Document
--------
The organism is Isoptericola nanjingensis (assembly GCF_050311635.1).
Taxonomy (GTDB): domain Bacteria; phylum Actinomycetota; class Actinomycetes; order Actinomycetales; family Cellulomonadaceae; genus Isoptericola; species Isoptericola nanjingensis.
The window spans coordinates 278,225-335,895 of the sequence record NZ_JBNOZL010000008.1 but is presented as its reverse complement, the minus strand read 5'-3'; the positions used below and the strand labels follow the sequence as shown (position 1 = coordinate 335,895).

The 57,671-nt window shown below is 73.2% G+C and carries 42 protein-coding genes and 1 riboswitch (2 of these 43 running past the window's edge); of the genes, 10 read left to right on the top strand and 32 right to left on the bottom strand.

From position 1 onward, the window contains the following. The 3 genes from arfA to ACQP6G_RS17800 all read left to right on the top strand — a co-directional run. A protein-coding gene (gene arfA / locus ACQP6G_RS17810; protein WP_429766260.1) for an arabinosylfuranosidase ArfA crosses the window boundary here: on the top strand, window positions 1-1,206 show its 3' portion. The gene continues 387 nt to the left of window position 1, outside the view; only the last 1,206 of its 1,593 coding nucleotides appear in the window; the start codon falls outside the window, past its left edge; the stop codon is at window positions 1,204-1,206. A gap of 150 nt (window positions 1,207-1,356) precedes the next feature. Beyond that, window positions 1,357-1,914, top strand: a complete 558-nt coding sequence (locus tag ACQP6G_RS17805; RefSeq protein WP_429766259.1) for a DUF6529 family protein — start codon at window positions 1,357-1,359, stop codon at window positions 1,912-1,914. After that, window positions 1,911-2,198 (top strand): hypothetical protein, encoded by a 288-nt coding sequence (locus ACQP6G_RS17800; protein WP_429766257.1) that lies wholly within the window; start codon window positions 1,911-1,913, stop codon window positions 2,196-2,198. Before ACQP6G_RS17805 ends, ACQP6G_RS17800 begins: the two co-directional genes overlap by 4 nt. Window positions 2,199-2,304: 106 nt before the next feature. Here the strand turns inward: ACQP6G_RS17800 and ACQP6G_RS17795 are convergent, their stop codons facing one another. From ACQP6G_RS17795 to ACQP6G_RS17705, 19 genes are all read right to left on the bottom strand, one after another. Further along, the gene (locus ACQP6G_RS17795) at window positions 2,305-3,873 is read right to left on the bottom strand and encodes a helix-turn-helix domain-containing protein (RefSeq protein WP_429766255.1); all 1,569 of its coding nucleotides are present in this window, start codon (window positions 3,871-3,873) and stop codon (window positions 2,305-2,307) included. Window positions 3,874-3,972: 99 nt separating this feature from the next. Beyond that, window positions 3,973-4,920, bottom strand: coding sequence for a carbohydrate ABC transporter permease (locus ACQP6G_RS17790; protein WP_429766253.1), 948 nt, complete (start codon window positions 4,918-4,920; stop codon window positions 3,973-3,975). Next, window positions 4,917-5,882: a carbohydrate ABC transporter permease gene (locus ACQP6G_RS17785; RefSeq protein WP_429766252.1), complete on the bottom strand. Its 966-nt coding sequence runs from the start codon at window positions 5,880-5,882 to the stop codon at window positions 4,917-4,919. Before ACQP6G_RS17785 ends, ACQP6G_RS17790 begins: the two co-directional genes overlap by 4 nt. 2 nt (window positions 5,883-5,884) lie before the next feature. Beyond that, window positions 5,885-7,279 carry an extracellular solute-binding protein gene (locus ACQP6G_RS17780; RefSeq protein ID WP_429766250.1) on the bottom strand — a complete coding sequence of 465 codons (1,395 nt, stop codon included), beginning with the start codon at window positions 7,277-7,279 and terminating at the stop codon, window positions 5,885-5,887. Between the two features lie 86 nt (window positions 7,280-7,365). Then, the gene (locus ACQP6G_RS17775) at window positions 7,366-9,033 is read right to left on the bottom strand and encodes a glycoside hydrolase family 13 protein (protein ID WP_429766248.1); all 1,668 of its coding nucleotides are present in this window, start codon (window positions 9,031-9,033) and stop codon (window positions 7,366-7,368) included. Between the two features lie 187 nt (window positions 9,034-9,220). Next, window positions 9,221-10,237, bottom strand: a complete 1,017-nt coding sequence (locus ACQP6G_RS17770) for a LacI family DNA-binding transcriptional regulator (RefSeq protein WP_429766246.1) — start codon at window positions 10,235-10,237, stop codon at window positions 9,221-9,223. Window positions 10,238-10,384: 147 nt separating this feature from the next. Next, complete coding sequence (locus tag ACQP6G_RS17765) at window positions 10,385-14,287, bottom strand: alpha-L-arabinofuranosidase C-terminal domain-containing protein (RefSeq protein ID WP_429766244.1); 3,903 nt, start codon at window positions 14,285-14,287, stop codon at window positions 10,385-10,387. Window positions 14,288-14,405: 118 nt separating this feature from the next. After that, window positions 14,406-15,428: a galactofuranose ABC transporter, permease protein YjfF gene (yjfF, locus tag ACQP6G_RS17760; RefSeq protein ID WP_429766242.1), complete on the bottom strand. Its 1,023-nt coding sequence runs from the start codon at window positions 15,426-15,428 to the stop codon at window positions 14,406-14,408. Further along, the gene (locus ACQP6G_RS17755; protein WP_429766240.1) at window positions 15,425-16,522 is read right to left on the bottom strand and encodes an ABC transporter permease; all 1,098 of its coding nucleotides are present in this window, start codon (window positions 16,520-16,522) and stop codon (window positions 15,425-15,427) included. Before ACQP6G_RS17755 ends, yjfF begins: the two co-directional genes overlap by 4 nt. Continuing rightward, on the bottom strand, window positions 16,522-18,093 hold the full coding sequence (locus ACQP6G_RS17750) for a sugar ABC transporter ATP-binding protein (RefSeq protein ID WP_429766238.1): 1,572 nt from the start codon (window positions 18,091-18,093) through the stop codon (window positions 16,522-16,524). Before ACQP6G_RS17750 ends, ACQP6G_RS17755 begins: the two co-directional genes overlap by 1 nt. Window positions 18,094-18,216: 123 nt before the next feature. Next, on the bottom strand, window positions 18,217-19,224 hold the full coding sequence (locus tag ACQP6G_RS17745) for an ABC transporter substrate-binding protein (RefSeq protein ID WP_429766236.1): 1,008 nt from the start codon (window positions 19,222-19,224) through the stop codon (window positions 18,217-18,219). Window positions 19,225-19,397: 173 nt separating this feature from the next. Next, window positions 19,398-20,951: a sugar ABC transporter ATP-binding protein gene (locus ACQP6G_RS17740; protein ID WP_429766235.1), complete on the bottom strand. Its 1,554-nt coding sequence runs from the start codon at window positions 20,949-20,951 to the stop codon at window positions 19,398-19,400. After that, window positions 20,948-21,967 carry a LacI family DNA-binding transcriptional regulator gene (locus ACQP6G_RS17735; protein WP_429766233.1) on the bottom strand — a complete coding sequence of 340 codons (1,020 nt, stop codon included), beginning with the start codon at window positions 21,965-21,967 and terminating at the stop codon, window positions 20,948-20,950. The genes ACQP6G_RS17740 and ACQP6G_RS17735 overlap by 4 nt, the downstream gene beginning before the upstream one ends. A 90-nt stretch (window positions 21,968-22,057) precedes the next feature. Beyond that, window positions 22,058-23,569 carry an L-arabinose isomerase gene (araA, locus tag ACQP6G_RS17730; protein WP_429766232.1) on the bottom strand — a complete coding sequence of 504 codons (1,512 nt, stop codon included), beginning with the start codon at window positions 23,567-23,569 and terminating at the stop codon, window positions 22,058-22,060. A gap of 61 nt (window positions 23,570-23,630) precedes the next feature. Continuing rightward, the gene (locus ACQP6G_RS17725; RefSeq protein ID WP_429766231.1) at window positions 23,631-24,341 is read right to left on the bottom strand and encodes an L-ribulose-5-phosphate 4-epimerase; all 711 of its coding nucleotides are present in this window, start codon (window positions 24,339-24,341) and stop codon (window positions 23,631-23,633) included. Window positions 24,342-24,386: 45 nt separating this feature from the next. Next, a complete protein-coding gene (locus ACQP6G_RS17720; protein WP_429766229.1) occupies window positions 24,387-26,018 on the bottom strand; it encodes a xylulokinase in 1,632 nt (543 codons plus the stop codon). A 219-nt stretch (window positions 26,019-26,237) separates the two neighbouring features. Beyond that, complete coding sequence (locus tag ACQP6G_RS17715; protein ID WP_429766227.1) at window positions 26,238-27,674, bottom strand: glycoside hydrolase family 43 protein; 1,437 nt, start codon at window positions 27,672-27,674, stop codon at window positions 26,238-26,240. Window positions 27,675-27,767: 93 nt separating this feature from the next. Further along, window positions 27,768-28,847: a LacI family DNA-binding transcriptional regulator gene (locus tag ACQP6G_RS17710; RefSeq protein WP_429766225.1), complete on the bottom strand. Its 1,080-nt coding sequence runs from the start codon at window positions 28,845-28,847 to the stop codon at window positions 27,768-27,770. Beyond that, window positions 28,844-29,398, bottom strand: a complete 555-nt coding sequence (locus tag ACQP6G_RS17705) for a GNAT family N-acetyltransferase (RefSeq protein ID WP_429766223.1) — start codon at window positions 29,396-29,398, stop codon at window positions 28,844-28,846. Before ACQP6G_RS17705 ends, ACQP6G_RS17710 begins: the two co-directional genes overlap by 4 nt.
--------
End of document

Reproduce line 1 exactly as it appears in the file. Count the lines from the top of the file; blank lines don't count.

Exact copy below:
The organism is Isoptericola nanjingensis (assembly GCF_050311635.1).